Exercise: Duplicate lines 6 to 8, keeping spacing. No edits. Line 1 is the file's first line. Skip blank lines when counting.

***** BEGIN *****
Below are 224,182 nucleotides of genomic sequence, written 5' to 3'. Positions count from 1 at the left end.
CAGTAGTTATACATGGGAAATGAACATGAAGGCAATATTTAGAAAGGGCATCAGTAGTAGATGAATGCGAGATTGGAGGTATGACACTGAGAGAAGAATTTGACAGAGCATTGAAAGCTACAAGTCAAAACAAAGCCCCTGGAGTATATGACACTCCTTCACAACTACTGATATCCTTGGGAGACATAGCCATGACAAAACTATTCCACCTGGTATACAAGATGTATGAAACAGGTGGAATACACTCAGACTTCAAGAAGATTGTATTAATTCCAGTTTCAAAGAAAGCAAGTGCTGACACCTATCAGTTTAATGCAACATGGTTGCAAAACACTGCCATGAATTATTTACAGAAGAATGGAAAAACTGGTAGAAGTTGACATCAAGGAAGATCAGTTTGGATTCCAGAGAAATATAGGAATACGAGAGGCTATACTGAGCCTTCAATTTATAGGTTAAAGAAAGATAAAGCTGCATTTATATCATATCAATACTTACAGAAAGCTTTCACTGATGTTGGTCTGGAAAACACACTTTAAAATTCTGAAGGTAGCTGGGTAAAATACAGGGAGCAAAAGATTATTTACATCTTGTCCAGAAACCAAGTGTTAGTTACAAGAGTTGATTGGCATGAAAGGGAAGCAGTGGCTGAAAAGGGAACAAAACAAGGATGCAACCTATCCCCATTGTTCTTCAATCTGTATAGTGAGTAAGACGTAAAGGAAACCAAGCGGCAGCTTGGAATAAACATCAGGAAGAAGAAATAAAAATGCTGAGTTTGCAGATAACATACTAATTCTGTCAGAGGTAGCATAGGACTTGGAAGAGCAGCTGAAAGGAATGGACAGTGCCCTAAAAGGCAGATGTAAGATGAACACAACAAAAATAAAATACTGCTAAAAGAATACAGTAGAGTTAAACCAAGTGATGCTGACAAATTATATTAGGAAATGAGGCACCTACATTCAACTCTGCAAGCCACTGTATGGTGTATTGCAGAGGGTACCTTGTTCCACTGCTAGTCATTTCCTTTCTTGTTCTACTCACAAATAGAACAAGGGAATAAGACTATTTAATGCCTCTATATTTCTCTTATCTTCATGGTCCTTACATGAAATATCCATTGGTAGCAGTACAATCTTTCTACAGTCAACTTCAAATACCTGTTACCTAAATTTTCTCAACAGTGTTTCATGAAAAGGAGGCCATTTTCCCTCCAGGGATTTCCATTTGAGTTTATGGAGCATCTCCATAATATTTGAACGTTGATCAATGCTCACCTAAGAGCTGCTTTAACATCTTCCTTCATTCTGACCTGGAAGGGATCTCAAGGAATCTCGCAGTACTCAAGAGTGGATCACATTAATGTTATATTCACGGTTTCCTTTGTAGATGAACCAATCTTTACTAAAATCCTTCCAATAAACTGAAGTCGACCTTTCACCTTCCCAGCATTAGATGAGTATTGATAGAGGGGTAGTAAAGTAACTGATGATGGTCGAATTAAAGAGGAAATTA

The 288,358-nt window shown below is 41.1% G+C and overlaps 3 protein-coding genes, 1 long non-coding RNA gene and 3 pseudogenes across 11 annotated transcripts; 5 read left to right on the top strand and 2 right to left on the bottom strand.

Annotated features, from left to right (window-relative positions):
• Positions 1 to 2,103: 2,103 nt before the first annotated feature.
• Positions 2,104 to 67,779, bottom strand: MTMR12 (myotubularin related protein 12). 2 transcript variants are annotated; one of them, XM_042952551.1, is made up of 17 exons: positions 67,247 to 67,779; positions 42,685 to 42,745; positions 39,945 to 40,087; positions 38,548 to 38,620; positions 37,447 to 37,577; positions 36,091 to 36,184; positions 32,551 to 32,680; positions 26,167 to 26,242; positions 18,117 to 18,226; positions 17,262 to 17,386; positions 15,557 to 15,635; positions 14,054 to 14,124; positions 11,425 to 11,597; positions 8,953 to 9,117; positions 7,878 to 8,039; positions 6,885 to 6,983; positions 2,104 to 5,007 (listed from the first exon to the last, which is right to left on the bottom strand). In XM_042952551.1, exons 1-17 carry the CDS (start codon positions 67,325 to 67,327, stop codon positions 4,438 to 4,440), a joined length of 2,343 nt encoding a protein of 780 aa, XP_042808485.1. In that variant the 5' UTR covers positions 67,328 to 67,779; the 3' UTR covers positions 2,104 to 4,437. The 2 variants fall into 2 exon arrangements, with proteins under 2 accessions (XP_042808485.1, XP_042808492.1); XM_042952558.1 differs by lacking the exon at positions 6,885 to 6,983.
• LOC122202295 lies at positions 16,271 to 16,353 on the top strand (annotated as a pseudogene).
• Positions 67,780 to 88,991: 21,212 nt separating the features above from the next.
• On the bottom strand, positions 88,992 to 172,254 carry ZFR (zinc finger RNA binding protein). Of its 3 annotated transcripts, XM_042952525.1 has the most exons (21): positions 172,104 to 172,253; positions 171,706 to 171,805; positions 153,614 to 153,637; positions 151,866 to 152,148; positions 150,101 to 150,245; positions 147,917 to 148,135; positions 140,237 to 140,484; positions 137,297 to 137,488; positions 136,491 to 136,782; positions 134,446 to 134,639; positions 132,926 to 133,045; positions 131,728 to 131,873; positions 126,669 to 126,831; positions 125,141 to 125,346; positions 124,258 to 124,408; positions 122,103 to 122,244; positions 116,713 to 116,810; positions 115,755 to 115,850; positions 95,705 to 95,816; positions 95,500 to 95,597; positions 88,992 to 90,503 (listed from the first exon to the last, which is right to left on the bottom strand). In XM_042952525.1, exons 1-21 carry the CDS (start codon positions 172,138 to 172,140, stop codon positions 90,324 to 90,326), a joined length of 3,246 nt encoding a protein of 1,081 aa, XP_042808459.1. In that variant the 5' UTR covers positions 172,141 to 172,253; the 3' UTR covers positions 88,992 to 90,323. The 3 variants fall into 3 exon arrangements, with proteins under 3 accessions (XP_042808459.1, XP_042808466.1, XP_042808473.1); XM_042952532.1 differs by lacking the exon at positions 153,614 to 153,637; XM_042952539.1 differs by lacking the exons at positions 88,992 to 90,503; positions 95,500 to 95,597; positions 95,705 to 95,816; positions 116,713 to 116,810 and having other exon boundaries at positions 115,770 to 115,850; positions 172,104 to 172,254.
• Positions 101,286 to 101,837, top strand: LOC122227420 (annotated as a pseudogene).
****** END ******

• Positions 2,104 to 67,779, bottom strand: MTMR12 (myotubularin related protein 12). 2 transcript variants are annotated; one of them, XM_042952551.1, is made up of 17 exons: positions 67,247 to 67,779; positions 42,685 to 42,745; positions 39,945 to 40,087; positions 38,548 to 38,620; positions 37,447 to 37,577; positions 36,091 to 36,184; positions 32,551 to 32,680; positions 26,167 to 26,242; positions 18,117 to 18,226; positions 17,262 to 17,386; positions 15,557 to 15,635; positions 14,054 to 14,124; positions 11,425 to 11,597; positions 8,953 to 9,117; positions 7,878 to 8,039; positions 6,885 to 6,983; positions 2,104 to 5,007 (listed from the first exon to the last, which is right to left on the bottom strand). In XM_042952551.1, exons 1-17 carry the CDS (start codon positions 67,325 to 67,327, stop codon positions 4,438 to 4,440), a joined length of 2,343 nt encoding a protein of 780 aa, XP_042808485.1. In that variant the 5' UTR covers positions 67,328 to 67,779; the 3' UTR covers positions 2,104 to 4,437. The 2 variants fall into 2 exon arrangements, with proteins under 2 accessions (XP_042808485.1, XP_042808492.1); XM_042952558.1 differs by lacking the exon at positions 6,885 to 6,983.
• LOC122202295 lies at positions 16,271 to 16,353 on the top strand (annotated as a pseudogene).
• Positions 67,780 to 88,991: 21,212 nt separating the features above from the next.